With Savages, Oliver Stone has achieved a nice bookend to his career-starting turn as a Scarface screenwriter. That 1982 film is considered one of the greats. Does his latest sit in that realm? As Movie Fanatic composes our movie review the answer is: Not quite, but that doesn’t mean the movie isn't a thrilling ride. For one, as seen in the Savages poster, it has one killer cast.
The film stars Taylor Kitsch and Aaron Johnson as a couple of Laguna Beach marijuana growers. The two share a girlfriend named O (Blake Lively) and our story gets extremely complicated and dangerous when they refuse to comply with a Mexican drug lord (Salma Hayek) and her request to include her in their business. With their refusal, a link soon arrives in their email account. When the two guys click on the email, an image of O appears as she is being held captive.
They enlist the help of a DEA Agent on their payroll (John Travolta in a stellar supporting role), who quickly tells them to do whatever is asked by the cartel and not to ruffle any feathers. Losing O will be the least of their concerns, he vehemently tells them.
Based on the bestselling novel by Don Winslow, this is a story firmly in Stone’s wheelhouse. The filmmaker has crafted something equally as topical as it is triumphant. With Mexican cartels further wreaking havoc inside the U.S., Stone’s story appears ripped from today’s headlines.
The performances of the actors run the gamut as seen in the Savages trailer. We appreciate the idea of Hayek’s drug lord, but there are too many scenes where she is over the top. She should be holding back a bit. Travolta, as we stated, is incredible. It’s nice to see the actor just have fun for the first time onscreen in several years. Benicio Del Toro and Demian Bichir are both fantastic as Hayek’s henchmen. In fact, the scenes she shares with those two are her best.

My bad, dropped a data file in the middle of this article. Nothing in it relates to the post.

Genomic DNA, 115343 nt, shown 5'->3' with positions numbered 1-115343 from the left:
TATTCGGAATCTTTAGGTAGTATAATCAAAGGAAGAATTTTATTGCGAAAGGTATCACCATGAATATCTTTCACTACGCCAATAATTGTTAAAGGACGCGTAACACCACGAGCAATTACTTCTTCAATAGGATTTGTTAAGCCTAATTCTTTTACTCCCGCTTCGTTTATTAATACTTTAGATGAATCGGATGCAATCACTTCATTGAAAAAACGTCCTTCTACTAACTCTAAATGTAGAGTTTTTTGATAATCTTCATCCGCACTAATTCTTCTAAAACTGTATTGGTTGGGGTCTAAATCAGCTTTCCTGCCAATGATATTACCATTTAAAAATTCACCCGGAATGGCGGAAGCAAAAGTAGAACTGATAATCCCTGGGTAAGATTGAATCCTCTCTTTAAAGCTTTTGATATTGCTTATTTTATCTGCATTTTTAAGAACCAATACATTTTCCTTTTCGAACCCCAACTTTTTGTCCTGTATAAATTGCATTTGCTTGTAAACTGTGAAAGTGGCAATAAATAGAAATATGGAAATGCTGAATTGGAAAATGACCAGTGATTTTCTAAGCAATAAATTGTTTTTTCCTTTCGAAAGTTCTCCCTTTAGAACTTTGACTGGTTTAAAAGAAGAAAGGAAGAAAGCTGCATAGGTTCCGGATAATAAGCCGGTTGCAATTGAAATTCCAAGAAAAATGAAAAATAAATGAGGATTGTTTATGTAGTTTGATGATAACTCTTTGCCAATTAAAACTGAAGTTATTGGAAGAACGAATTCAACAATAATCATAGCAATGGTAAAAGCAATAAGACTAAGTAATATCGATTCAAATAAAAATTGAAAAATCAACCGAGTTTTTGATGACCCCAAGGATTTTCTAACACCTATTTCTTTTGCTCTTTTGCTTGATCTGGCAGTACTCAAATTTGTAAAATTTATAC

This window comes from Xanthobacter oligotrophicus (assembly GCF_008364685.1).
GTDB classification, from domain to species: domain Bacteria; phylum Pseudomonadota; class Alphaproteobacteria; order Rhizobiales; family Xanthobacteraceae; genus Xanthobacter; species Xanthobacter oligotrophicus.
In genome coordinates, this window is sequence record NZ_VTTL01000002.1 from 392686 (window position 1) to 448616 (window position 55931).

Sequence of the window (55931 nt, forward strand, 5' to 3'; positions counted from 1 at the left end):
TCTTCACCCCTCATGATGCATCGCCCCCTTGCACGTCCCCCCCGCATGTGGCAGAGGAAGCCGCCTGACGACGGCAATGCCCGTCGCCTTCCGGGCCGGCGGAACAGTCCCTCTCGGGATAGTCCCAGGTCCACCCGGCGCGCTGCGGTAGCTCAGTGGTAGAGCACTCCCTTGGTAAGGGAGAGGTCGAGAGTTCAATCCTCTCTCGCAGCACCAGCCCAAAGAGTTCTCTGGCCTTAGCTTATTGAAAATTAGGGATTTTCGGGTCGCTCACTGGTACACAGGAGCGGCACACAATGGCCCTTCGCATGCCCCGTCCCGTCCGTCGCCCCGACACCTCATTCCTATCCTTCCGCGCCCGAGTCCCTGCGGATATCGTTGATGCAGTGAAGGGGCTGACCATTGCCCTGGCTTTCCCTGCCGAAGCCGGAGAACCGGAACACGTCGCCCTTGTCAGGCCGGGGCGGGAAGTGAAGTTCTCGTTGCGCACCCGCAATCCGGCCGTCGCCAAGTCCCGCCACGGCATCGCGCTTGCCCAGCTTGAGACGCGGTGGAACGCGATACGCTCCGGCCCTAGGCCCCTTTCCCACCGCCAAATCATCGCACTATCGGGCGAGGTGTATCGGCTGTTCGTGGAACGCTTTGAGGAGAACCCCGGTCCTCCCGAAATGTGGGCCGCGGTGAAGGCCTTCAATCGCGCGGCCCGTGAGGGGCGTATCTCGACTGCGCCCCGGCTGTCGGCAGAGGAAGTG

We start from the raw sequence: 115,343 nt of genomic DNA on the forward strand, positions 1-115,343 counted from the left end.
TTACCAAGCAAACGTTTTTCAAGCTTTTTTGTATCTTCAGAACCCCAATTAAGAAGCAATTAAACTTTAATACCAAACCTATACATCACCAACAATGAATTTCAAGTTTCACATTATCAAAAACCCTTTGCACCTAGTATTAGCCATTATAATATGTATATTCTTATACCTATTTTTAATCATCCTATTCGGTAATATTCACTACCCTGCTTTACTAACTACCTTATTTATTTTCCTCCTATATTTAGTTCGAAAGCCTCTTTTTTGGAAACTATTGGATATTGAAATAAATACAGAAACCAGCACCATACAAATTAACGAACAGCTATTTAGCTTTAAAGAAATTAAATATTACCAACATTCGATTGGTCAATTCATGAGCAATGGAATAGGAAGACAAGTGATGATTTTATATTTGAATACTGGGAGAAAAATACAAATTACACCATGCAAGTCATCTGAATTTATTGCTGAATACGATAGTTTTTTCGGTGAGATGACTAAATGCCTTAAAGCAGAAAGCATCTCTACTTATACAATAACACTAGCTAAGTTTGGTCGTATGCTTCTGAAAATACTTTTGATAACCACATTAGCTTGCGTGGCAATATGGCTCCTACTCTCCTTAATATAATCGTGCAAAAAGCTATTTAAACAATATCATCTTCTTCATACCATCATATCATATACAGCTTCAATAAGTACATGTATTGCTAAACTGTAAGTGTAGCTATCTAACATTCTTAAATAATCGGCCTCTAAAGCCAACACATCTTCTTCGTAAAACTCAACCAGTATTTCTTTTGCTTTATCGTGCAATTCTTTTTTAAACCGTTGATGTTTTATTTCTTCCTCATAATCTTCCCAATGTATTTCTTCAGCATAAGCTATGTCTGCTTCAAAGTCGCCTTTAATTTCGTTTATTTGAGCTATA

A welcome surprise is the powerful screen presence of Kitsch. After so much anticipatory belief that the former Friday Night Lights star would be the next big thing, he had to be disappointed with the reception of John Carter and Battleship. In Savages, he is brutish, bona fide and electric. Kitsch commands every scene he is in and if he is not a movie star after Savages, then it is not from a lack of talent as shown in Stone’s sizzler.
Savages is a full throttle thriller and a solid investment to see on the big screen. Some may have difficulty stomaching the film’s ending. We do not want to give anything away, but there may be some head scratching going on in the theater. Or, you can see it as Stone does -- a closure to his drug business epic from several points of view. Which is real and which is fantasy… that is for the viewer to decide.
All told, Stone returns to fantastic form with his latest and we believe the filmmaker is inspired anew.